If you have a B2B business, like a sales software company, you may find LinkedIn better suits your goals. LinkedIn is best for connecting with business leaders, like sales and marketing staff.

Option 2: Email Marketing

Regardless of business type, it’s wise to build an email list from the beginning. Having an email list allows you to own your audience—if social media goes down, you still have a way to contact potential customers.

Option 3: Form Strategic Partnerships

For some businesses, forming strategic partnerships with other businesses drives significant traffic. For example, Uber partnered with Spotify to launch a “soundtrack for your ride.” This gave both parties new users, making it a win-win for both brands.

Accept the Trial and Error

Finding the right marketing channel for your business can take some trial and error. Don’t get discouraged if the first option you try doesn’t work as well as you’d like.

Treat Marketing Like an Experiment

You never know which marketing method will unlock a new level of success. Treat marketing like an experiment—try one method for 90 days, and if it works, double down on it. If it doesn’t work, pivot to a different method. Over time, you’ll find which marketing channels perform best for your business, giving you a clear path to acquiring new customers.

Step 4: Hire a Team

There are a few common signs it’s time to hire an employee:

  1. You’re having to turn down business.
  2. You can’t keep up with demand.
  3. You’re overwhelmed or could use some support with specific tasks.
  4. Customers are complaining about your service.

Hiring an employee or contractor to work with you can allow you to focus on tasks only you can do. This can help the business grow faster, bringing in more revenue and serving more customers. That said, before hiring, ensure you have the budget to do so and a specific set of tasks for the hire to perform.

Step 5: Refine Your Product or Service

Refining your product or service is key to growing your business, retaining customers, and remaining profitable. No amount of social media marketing, paid ads, or strategic partnerships will sell a poor product or service.

If you’re running a product-based business, ask yourself questions like:

  • At what point in the checkout process do customers back out?
  • What comments do we get on our paid ads?
  • Is the product still resonating with our target customer, even as the market has shifted?

If you’re running a service-based business, ask yourself questions like:

  • How do customers or clients react to my pricing?
  • What feedback do we get on the results customers receive?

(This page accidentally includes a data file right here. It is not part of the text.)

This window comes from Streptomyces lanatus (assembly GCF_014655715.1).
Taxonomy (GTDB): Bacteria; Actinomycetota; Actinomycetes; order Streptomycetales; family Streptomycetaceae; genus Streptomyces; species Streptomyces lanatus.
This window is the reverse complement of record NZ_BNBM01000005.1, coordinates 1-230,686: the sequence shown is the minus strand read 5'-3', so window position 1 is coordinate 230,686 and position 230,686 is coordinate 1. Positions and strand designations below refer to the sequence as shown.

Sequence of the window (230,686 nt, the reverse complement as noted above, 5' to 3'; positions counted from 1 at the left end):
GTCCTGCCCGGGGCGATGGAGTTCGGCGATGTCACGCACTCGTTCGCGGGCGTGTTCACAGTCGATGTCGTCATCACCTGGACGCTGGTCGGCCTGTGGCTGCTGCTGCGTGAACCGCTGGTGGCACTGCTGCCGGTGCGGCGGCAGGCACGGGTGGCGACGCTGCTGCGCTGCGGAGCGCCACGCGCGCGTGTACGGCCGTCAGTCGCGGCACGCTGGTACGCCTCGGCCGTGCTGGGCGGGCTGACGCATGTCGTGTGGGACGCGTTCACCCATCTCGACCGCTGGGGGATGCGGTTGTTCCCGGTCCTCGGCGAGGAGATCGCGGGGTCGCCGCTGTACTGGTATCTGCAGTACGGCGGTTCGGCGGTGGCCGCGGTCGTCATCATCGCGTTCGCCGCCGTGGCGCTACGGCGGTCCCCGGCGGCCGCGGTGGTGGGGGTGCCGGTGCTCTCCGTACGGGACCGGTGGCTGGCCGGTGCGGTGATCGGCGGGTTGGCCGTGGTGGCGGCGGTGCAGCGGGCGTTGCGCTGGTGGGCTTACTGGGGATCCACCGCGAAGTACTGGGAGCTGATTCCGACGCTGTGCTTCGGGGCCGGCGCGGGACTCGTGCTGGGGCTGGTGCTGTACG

• Are our offerings still on par with the market?

By refining your product or service, you’re increasing the chances of it resonating with your ideal customer. The more customers that purchase, the more revenue you can make.

Wrapping Up on How to Grow Your Business

In conclusion, growing your business requires a strategic approach, focusing on setting a solid legal foundation, securing funding, attracting customers, building a team, and continuously refining your product or service. Each of these steps plays a crucial role in ensuring sustainable growth and long-term success. By carefully navigating these aspects, you’ll be better equipped to handle the challenges and seize the opportunities that come your way, ultimately leading your business to thrive in a competitive landscape. Remember, growth is a continuous process, and staying adaptable and responsive to changes in the market will keep your business on the path to success.

Frequently Asked Questions (FAQs)

The most important legal step when starting a business is choosing the right business structure. Many new businesses start as sole proprietorships due to simplicity, but forming an LLC (Limited Liability Company) is often a better option for protecting personal assets from business liabilities. Additionally, you should ensure you have all necessary licenses and permits for your industry and location.

How can I fund my business if I don’t have enough personal savings?

If personal savings are insufficient, there are several ways to fund your business. You can consider bootstrapping, which involves using personal funds and revenue generated by the business to grow it gradually. Alternatively, seeking investors or applying for business grants can provide the needed capital. Business loans and crowdfunding are also viable options depending on your business model and financial needs.

When should I consider hiring employees for my business?

You should consider hiring employees when you experience increased demand that you can’t meet alone, have to turn down business, feel overwhelmed by tasks, or receive customer complaints about service quality. Hiring can help you focus on core business activities and improve service delivery, but it’s crucial to ensure you have the financial stability to support new hires and a clear understanding of the tasks they will perform.